Anterior Pituitary Volume in Patients with Transfusion Dependent Anemias: Volumetric Approaches and Relation to Pituitary MRI‑R2

Christoph Berliner, Zhiyue J. Wang, Sylvia T. Singer, Regine Grosse, Rosalie V. McDonough, Eric Padua, Qing Yuan, Marcela Weyhmiller, Ellen James, Elliott Vichinsky, Gerhard Adam, Jin Yamamura, Peter Bannas, Roland Fischer, Bjoern P. Schoennagel

Research output: Contribution to journalArticlepeer-review

Abstract

Purpose: Anterior pituitary iron overload and volume shrinkage is common in patients with transfusion-dependent anemia and associated with growth retardation and hypogonadotropic hypogonadism. We investigated the accuracy of different MRI-based pituitary volumetric approaches and the relationship between pituitary volume and MRI-R2, particularly with respect to growth and hypogonadism. Methods: In 43 patients with transfusion-dependent anemia (12–38 years) and 32 healthy controls (12–72 years), anterior pituitary volume was measured by a sagittal T1 GRE 3D sequence at 1.5T and analyzed by 3D semi-automated threshold volumetry (3D-volumetry). This reference method was compared with planimetric 2D-volumetry, approximate volume calculations, and pituitary height. Using a multiple SE sequence, pituitary iron as MRI-R2 was assessed by fitting proton signal intensities to echo times. Growth and hypogonadism were obtained from height percentile tables and patients’ medical charts. From body surface area and age adjusted anterior pituitary volumes of controls, Z‑scores were calculated for all subjects. Separation of controls and patients with respect to Z and pituitary R2 was performed by bivariate linear discriminant analysis. Results: Tuned 2D volumes showed highest agreement with reference 3D-volumes (bias −4.8%; 95% CI:−8.8%|−0.7%). A linear discriminant equation of Z = −17.8 + 1.45 · R2 revealed optimum threshold sensitivity and specificity of 65% and 100% for discrimination of patients from controls, respectively. Of correctly classified patients 71% and 75% showed hypogonadism and growth retardation, respectively. Conclusion: Accurate assessment of anterior pituitary size requires 3D or precise 2D volumetry, with shorter analysis time for the latter. Anterior pituitary volume Z‑scores and R2 allow for the identification of patients at risk of pituitary dysfunction.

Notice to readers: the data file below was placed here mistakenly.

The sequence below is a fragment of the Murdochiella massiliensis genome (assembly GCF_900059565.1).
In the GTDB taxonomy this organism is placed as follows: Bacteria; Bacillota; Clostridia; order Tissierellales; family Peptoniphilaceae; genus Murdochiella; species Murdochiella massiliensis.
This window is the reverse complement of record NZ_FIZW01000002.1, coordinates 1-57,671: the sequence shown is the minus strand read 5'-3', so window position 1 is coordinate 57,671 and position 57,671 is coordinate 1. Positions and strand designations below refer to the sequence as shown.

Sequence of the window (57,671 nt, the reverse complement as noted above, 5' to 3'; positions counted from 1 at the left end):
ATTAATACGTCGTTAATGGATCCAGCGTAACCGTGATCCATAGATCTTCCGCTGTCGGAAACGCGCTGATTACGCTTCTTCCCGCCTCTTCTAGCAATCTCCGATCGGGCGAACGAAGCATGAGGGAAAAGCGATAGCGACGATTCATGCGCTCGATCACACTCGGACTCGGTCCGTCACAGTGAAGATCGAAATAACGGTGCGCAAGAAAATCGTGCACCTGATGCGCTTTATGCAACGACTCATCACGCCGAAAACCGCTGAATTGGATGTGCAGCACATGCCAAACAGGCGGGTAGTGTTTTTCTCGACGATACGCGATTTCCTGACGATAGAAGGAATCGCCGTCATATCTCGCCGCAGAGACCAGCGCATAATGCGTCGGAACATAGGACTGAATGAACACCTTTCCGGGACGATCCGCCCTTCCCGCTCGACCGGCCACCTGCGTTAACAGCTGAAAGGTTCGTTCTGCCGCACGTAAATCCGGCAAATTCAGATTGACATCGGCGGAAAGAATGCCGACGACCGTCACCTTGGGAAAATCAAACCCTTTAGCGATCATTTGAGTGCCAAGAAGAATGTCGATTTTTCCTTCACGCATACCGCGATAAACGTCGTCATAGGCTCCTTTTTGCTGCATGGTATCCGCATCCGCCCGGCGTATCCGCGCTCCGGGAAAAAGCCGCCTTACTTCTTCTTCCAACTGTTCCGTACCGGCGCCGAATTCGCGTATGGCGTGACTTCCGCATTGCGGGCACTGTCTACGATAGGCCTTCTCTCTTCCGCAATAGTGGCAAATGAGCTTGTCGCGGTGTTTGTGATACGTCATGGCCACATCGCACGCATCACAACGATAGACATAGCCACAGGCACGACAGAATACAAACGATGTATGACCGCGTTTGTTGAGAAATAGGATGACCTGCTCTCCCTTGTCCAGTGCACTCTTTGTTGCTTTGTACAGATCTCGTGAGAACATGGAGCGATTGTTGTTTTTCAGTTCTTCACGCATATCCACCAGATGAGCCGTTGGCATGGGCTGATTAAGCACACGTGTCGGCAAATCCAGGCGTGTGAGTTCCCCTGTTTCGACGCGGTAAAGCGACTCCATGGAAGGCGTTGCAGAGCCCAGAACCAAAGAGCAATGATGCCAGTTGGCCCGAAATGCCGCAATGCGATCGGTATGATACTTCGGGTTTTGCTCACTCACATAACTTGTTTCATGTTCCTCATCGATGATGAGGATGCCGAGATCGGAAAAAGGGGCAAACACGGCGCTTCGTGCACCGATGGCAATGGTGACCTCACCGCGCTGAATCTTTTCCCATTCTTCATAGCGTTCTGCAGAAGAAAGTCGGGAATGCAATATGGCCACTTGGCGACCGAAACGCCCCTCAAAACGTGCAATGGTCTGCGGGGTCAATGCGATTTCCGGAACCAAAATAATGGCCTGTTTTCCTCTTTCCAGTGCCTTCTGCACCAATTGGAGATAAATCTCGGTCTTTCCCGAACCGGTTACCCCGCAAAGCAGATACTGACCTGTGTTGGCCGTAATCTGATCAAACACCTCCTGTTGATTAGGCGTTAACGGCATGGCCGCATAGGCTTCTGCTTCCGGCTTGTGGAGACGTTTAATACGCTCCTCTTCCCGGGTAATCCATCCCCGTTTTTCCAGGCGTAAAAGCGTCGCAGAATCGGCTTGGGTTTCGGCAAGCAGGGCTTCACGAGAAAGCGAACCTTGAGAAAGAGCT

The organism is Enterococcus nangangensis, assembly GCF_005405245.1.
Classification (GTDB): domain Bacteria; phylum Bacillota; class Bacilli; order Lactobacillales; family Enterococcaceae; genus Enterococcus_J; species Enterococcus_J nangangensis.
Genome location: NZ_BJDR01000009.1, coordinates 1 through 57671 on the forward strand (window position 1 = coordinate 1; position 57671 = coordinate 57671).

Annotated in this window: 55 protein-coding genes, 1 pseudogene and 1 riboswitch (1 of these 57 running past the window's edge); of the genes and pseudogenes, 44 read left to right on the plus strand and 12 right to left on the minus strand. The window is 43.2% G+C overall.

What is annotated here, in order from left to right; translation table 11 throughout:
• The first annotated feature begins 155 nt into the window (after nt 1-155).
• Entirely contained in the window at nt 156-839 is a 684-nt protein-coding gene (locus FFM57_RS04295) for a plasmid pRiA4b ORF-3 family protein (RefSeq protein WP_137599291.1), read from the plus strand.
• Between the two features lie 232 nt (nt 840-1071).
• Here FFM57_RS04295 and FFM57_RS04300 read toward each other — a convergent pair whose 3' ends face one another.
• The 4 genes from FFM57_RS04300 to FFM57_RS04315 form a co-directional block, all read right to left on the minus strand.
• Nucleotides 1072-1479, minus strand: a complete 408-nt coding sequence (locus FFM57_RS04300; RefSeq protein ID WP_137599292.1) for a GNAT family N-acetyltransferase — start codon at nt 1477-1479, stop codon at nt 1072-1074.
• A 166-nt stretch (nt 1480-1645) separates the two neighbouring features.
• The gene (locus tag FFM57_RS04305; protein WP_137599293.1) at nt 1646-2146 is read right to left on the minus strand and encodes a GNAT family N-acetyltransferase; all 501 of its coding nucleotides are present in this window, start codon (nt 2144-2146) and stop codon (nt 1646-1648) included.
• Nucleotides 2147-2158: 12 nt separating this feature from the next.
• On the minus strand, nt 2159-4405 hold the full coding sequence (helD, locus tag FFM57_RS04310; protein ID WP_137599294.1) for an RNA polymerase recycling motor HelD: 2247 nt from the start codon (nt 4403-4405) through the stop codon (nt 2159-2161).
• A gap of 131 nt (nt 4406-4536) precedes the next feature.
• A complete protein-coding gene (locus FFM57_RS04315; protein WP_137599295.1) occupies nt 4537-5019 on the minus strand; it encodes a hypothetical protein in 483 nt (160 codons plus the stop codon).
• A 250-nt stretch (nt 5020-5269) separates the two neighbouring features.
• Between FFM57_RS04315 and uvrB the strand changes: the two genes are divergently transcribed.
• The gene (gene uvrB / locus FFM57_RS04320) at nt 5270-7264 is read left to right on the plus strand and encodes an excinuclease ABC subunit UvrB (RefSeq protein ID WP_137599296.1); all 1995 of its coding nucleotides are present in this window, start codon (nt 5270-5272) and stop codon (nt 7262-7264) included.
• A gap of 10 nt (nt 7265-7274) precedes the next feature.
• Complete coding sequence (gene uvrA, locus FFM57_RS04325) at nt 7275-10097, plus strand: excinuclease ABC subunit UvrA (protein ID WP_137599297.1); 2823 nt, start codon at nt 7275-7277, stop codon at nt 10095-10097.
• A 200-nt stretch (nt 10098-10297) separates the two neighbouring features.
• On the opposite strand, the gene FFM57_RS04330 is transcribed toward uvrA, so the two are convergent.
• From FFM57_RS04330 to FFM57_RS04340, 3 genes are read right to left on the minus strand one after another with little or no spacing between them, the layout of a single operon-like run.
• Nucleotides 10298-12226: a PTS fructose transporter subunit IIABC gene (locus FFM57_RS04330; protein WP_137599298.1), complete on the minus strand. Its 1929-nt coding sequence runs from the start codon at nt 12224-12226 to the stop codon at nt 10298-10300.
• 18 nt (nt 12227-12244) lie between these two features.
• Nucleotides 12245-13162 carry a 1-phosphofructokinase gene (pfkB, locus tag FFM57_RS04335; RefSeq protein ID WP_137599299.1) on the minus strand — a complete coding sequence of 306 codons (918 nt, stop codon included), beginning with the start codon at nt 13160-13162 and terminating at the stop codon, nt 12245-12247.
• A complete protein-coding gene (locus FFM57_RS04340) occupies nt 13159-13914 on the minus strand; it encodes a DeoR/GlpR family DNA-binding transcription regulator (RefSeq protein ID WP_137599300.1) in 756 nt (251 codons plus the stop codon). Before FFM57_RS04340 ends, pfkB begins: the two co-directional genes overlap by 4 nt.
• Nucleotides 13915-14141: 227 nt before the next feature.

Original languageEnglish (US)
JournalClinical Neuroradiology
DOIs
StateAccepted/In press - 2021

Keywords

  • Anterior pituitary gland
  • Magnetic resonance imaging
  • Pituitary iron overload
  • Pituitary volumetry
  • Pituitary R2

ASJC Scopus subject areas

  • Radiology Nuclear Medicine and imaging
  • Clinical Neurology

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